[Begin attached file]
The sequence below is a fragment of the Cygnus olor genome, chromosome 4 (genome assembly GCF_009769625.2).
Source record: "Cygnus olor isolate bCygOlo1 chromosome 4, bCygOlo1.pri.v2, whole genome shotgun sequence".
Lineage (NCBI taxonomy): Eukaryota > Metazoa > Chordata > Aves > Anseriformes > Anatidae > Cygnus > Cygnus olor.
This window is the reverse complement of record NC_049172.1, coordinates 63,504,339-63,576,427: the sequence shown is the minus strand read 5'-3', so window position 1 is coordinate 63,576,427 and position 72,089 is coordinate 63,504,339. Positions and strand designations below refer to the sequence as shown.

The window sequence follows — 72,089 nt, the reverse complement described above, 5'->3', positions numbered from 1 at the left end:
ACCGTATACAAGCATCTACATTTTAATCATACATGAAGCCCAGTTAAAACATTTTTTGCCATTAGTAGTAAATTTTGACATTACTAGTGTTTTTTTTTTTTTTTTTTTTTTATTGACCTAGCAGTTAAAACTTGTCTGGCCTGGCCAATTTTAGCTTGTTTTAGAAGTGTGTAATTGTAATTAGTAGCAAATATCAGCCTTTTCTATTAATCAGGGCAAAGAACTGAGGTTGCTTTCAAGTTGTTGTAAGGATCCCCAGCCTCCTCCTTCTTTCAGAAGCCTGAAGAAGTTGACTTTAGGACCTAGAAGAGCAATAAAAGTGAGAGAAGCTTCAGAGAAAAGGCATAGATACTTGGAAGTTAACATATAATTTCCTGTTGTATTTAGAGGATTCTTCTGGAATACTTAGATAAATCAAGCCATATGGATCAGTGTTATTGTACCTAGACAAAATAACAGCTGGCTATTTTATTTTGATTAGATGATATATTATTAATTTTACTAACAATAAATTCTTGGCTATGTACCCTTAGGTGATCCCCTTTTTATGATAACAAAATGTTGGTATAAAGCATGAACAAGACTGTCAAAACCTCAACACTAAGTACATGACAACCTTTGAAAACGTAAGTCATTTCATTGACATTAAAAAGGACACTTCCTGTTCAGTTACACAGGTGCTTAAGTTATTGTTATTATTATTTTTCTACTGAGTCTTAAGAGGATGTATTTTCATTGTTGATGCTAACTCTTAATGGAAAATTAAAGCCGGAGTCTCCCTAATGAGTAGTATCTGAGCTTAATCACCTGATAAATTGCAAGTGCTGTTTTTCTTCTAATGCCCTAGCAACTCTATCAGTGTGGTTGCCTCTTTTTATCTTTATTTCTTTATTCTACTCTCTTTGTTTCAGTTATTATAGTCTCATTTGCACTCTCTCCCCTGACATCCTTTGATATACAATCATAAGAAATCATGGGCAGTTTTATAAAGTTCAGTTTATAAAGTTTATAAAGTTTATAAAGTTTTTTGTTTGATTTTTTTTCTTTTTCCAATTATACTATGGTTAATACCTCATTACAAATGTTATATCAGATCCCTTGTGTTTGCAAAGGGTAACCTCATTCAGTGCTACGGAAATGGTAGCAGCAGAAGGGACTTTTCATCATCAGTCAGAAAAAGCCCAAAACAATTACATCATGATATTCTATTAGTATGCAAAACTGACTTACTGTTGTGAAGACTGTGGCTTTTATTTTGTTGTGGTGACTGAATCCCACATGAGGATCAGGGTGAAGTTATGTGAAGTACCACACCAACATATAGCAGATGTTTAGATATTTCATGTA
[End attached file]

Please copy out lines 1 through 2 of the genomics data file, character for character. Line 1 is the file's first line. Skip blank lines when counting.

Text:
The sequence below is a fragment of the Cygnus olor genome, chromosome 4 (genome assembly GCF_009769625.2).
Source record: "Cygnus olor isolate bCygOlo1 chromosome 4, bCygOlo1.pri.v2, whole genome shotgun sequence".